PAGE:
The Problem With Problem-Solving

What we do shapes the way we think and the way we view the world.

I have worked as a service technician for many years, repairing commercial restaurant equipment from espresso machines to microwave-convection ovens. Once I got the hang of this work, I quickly became very good at it, mainly due to my ability to think logically and systematically about problems.

Over the years, I have developed a keen ability to see a problem and to trace that problem back to its root cause or causes relatively easily, repairing both the cause and the symptom, as well as any other potential problems I discover throughout the process. In short, I have become very good at seeing and thinking about problems. This ability has come at a cost, however.

Humans are not equipped with infinite physical, mental, and emotional resources. Any time we overdevelop some part of our selves, other parts of us must pay a price. By training myself over time to expertly think about, look for, and repair electrical and mechanical problems, I have essentially rewired (pun unintended, but appropriate) my brain to this end. This way of thinking has then carried over into my personal life and relationships.

In other words, whether potential, pre-existing, real, or imagined, I see the world around me as a series of problems that need to be solved. I see things, people, and relationships from the perspective of what is broken or what will break. This outlook, while it has served me well with regards to machinery, is not a healthy way to view the world nor is it a path to happiness and contentment.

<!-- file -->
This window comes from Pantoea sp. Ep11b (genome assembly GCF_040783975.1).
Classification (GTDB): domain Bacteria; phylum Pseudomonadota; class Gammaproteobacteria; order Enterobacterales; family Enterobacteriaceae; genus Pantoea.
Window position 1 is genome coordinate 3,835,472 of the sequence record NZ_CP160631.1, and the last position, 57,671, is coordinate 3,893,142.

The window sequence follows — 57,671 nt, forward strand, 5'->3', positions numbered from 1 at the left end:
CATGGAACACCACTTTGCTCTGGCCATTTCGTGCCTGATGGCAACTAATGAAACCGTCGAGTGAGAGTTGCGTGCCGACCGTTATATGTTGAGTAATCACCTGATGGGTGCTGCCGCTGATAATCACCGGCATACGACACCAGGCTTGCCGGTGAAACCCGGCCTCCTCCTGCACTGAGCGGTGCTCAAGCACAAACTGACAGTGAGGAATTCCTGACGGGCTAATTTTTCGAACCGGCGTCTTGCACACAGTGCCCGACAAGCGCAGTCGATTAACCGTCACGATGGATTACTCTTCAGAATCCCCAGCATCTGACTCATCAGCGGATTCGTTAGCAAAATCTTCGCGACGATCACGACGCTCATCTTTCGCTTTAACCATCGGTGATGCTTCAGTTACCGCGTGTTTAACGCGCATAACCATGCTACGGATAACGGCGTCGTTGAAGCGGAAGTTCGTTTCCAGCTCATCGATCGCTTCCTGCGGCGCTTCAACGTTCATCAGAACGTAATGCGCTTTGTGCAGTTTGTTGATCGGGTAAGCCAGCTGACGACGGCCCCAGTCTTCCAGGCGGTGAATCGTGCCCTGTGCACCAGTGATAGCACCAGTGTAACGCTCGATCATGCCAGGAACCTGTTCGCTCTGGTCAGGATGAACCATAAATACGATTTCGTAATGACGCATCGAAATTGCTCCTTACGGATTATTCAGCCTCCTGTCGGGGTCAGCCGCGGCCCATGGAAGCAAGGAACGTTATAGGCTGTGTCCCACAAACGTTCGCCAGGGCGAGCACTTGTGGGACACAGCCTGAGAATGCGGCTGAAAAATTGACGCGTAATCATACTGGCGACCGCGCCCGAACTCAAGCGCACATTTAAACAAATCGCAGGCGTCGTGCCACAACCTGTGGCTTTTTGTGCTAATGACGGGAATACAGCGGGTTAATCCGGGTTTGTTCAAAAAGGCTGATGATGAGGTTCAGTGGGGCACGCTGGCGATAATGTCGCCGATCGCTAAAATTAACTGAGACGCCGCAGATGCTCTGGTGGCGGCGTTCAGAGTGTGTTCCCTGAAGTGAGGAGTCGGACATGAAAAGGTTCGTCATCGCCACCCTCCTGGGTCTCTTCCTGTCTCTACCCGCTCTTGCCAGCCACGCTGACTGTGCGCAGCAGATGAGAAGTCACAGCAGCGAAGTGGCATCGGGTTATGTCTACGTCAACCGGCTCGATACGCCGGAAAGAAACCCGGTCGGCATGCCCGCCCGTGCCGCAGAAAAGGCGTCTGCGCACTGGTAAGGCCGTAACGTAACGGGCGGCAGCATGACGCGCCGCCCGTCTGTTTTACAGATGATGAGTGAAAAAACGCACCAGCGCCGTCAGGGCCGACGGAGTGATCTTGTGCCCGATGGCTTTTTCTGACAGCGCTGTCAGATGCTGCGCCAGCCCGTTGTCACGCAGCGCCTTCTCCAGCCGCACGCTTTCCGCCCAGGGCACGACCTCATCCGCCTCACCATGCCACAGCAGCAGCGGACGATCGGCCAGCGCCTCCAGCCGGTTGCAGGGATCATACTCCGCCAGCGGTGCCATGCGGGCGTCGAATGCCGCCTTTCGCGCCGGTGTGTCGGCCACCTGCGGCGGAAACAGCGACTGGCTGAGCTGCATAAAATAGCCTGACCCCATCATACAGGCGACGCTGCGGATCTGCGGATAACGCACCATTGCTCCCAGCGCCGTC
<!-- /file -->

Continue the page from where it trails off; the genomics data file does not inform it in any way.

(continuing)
Not only is this too much weight for one person to bear, but solving the world’s problems is an impossible task.

Sometimes we all need permission to simply be and to let things be. If we allow ourselves to be still, to be patient, and to be quiet, instead of reactive or even proactive, we may find that our perception was the problem all along.

“As in life, so too it is in budo. As in budo, so too it is in life.”

-Robert Van Valkenburgh is co-founder of Taikyoku Mind & Body, Severna Park’s Holistic Chamber of Commerce, and Kogen Dojo where he teaches Taikyoku Budo and Brazilian Jiu-Jitsu

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